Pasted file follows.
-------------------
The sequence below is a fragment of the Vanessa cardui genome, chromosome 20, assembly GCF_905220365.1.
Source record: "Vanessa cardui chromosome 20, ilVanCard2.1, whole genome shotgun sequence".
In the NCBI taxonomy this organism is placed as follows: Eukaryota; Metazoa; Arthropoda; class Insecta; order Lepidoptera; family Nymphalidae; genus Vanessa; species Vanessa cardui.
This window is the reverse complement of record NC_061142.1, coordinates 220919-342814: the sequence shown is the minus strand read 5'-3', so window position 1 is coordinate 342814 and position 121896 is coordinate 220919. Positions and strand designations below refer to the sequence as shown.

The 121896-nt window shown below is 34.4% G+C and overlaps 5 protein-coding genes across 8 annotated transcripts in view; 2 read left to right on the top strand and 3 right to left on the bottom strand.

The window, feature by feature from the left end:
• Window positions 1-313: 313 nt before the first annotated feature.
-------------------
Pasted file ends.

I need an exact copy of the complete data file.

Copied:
The sequence below is a fragment of the Vanessa cardui genome, chromosome 20, assembly GCF_905220365.1.
Source record: "Vanessa cardui chromosome 20, ilVanCard2.1, whole genome shotgun sequence".
In the NCBI taxonomy this organism is placed as follows: Eukaryota; Metazoa; Arthropoda; class Insecta; order Lepidoptera; family Nymphalidae; genus Vanessa; species Vanessa cardui.
This window is the reverse complement of record NC_061142.1, coordinates 220919-342814: the sequence shown is the minus strand read 5'-3', so window position 1 is coordinate 342814 and position 121896 is coordinate 220919. Positions and strand designations below refer to the sequence as shown.

The 121896-nt window shown below is 34.4% G+C and overlaps 5 protein-coding genes across 8 annotated transcripts in view; 2 read left to right on the top strand and 3 right to left on the bottom strand.

The window, feature by feature from the left end:
• Window positions 1-313: 313 nt before the first annotated feature.